Saturday, April 05, 2008

A bumpy ride, but so much more ...

This may not make you feel old, but it certainly is something to ponder: Today would have been Bette Davis' 100th birthday.

For most people of my age, Bette Davis may be not much more than an afterthought, a relic of old Hollywood - you know, when all of the movies were black-and-white, and who wants to watch those? Boring! For me, Bette Davis was at first one of the many chunks of history that took place while I was recovering from my transplant in the last months of 1989. She died in October of the year while I was still laid up at the University of Nebraska Medical Center. (Other major events during that time span: the Bay Area earthquake; the fall of the Berlin Wall and the subsequent collapse of the Eastern Bloc; the invasion of Panama; and, in addition to Davis, the deaths of Ferdinand Marcos, Irving Berlin - at age 101! - Graham Chapman and Secretariat. Also, a certain baseball team made the playoffs. Just saying.) Later, as I matured and began a career as an entertainment journalist, I learned that Davis was more than just a blurb in my personal history. I figured out that she was a star in every sense of the word.

I don't buy the complaint of those who say that there are no real movie stars anymore - you can't look at the likes of George Clooney or Julia Roberts or even Meryl Streep and tell me that with a straight face - but what is true is that for the most part, the definition of the term "movie star," like most things in life, has definitely evolved. Bette Davis was the essence of what it meant to be a movie star back in the day, but I think she would have fit in just fine had she been in her prime in the 21st century. Frankly, she would have flourished in modern roles such as, say, Erin Brockovich. She would have salivated to recite some of the lines that Roberts had in her Oscar-winning role - indeed, as good as Roberts was as Brockovich, Davis would have blown her out of the water. And it was obvious that Davis would have easily filled out Brockovich's bustier-heavy wardrobe. Davis was a very sexy woman for a fairly long time, but never relied solely on her physical attributes. What's more, what was sexy about Davis wasn't just her curves, but her mind and her attitude, the way she carried herself in parts both good and evil.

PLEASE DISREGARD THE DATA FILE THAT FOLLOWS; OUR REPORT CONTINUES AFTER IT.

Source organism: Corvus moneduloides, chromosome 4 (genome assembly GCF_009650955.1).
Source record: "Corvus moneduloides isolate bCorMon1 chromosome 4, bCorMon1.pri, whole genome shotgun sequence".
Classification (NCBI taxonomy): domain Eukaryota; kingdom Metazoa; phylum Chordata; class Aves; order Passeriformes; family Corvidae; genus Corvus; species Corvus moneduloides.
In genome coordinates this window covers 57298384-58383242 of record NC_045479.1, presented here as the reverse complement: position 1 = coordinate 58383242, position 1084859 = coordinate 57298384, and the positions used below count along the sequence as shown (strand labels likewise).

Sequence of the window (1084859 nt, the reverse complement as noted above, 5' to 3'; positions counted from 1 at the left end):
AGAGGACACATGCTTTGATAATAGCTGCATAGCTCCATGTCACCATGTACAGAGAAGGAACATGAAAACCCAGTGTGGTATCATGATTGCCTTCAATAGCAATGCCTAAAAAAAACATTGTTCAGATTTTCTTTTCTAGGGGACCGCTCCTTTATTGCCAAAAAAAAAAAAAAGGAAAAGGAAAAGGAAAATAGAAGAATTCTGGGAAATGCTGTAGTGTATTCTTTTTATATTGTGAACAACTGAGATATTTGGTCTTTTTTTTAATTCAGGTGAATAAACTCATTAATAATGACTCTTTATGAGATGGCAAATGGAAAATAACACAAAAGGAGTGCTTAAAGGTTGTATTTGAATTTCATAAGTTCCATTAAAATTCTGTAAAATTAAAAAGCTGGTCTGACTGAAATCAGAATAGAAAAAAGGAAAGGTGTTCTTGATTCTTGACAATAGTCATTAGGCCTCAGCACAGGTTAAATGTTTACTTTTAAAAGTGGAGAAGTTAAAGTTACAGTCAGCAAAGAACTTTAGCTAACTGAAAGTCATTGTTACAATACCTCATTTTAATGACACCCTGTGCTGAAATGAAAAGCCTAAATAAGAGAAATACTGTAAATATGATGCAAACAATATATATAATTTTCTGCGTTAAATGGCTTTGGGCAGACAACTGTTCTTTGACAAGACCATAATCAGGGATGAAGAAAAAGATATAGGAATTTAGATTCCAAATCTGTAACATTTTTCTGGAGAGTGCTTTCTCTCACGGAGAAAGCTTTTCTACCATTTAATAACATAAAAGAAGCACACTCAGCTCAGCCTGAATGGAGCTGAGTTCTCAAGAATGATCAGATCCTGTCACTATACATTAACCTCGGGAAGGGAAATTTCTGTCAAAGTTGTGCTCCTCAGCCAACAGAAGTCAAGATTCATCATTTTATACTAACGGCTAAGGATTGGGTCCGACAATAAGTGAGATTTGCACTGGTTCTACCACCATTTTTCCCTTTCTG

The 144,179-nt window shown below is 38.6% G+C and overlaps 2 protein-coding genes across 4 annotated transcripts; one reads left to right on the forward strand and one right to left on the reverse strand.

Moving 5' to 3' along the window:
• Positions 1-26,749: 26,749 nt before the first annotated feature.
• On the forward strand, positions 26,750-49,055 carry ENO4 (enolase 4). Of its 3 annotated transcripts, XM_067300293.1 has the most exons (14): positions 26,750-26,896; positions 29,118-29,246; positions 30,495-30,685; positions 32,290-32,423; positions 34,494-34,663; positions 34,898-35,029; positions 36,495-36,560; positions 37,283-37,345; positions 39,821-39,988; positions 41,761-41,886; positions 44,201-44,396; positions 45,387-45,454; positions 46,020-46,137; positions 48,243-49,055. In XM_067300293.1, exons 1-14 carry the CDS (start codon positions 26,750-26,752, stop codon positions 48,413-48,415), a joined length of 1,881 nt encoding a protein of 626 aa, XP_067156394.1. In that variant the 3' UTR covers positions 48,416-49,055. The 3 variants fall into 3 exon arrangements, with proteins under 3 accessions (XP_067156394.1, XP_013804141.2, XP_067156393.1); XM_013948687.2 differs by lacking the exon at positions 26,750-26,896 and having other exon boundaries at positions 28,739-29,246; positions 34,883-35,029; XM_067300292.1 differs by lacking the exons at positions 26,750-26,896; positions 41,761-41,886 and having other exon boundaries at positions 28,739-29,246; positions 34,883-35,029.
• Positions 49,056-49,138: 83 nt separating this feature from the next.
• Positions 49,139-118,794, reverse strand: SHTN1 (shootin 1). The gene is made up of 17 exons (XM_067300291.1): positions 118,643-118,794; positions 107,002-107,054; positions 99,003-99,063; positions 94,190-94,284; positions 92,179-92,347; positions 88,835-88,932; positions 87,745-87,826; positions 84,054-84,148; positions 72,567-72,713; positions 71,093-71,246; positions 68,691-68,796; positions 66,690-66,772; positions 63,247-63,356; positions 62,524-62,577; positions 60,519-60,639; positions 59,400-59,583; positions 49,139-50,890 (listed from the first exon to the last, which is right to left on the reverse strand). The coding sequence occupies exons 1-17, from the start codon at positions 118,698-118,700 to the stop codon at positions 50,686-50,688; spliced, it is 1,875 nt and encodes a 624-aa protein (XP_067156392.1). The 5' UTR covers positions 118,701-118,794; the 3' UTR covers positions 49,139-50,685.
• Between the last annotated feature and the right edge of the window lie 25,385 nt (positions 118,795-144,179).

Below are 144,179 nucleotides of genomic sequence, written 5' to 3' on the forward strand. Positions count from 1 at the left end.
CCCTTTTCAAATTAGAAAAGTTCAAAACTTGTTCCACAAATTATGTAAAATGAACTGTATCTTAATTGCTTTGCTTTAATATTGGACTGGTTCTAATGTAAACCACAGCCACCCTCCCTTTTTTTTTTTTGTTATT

Bette Davis once said, as age and disease ravaged her body but not her spirit, that "getting old is not for sissies." But Davis was far from any sissy. She had balls of steel and wasn't above using them, on or off-screen. She took on the studio system in the 1930s, when the system was at its zenith, when she wasn't satisfied with the types of roles Warner Bros. was offering her (i.e. ordering her) to do. She lost the subsequent lawsuit, but set the tone for the rest of her professional and personal life - namely, that she didn't take shit from anybody. She also didn't suffer fools lightly - just ask Joan Crawford (well, you can't ask her anymore, but you know what I mean) and Faye Dunaway, whom she called out repeatedly for being, shall we say, unprofessional. But to others, she was more than generous. During World War II, she co-founded the Hollywood Canteen, a star-studded entertainment rest stop for American soliders going to and from the European and Pacific fronts, and regularly volunteered her time there to provide comfort to the servicemen (in more ways than one, if some of the rumors are to be believe - but, hey, in times of war ... ) And, in 1980, when Kim Carnes scored a huge hit with her pop single "Bette Davis Eyes," the subject of the song was so flattered that she sent personal thank-you notes to Carnes and the song's writers for making her cool in the eyes of her grandson and making her a part of "modern times". But then again, almost everything about Bette Davis was part of modern times, if not in front of them altogether.

So while there are still most definitely movie stars in the classic sense of the world, that doesn't mean that we couldn't use the likes of Bette Davis today to remind us of what glamour was and can be again. And if you still don't buy my argument, then I have three words for you: All About Eve. If you only watch one Bette Davis movie in your lifetime, watch than one. Twice. You'll thank me for it.

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